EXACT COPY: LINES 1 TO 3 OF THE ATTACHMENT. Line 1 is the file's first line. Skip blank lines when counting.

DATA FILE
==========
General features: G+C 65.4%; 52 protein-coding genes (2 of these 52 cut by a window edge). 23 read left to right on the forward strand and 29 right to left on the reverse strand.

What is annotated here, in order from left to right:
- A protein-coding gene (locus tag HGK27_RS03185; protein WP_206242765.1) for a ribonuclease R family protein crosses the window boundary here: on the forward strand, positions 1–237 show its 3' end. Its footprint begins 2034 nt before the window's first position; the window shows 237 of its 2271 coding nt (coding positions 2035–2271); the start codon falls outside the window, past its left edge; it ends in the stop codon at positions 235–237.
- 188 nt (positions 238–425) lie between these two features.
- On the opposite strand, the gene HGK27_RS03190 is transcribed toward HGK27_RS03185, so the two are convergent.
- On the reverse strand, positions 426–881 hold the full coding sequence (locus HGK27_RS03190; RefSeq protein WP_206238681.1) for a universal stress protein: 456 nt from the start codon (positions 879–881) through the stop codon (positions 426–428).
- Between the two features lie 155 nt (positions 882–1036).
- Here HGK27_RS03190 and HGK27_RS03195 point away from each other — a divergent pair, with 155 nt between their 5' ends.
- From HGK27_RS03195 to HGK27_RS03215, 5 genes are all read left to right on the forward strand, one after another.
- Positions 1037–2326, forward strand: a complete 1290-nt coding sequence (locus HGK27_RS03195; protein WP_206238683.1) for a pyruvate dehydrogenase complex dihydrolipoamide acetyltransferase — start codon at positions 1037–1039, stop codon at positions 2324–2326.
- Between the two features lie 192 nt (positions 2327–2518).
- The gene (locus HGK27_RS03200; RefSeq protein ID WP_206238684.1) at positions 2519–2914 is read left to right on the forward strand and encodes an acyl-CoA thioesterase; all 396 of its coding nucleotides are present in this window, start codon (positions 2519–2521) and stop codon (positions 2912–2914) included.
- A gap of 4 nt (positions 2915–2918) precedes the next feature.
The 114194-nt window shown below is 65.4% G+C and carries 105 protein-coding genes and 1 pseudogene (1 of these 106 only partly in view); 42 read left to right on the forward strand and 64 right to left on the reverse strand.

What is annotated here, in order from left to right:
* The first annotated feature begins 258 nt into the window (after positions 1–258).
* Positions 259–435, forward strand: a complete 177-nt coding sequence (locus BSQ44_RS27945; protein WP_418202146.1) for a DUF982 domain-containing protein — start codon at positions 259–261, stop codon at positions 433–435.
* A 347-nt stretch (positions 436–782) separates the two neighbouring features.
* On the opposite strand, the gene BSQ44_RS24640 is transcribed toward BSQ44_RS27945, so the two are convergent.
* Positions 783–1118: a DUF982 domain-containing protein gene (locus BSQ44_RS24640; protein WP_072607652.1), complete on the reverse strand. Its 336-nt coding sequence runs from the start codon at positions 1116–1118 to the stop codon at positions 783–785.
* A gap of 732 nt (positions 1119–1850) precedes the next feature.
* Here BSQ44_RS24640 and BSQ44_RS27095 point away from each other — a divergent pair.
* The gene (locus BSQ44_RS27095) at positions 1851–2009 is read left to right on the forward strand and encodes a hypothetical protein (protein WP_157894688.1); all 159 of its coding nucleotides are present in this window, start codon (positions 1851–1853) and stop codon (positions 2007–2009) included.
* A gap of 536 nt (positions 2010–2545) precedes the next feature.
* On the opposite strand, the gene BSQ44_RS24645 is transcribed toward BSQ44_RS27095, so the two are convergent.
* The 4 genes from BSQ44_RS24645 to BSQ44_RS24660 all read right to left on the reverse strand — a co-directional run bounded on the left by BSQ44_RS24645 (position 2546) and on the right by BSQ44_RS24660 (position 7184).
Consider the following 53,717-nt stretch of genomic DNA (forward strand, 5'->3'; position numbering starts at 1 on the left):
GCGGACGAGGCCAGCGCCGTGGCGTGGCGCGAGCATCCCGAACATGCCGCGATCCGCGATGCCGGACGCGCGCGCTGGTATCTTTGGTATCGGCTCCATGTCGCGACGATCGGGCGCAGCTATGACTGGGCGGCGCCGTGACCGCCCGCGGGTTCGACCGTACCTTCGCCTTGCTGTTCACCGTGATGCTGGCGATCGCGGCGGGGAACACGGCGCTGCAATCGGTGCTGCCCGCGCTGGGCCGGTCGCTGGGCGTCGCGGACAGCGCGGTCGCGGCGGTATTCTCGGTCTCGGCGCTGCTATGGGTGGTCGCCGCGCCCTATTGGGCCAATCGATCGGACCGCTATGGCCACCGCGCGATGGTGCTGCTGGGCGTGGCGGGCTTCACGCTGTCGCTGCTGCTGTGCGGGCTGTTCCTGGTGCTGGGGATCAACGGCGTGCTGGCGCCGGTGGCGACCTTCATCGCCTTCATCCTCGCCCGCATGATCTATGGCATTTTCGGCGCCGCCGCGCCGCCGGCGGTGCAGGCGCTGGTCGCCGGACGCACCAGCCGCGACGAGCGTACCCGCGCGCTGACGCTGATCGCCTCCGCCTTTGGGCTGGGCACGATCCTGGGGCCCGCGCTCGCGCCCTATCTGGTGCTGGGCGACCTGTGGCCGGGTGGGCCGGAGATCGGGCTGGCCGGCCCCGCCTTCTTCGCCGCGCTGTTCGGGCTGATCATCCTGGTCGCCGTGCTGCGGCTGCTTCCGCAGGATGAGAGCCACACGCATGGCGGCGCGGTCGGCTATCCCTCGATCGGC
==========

General features: G+C 65.4%; 52 protein-coding genes (2 of these 52 cut by a window edge). 23 read left to right on the forward strand and 29 right to left on the reverse strand.

What is annotated here, in order from left to right:
- A protein-coding gene (locus tag HGK27_RS03185; protein WP_206242765.1) for a ribonuclease R family protein crosses the window boundary here: on the forward strand, positions 1–237 show its 3' end. Its footprint begins 2034 nt before the window's first position; the window shows 237 of its 2271 coding nt (coding positions 2035–2271); the start codon falls outside the window, past its left edge; it ends in the stop codon at positions 235–237.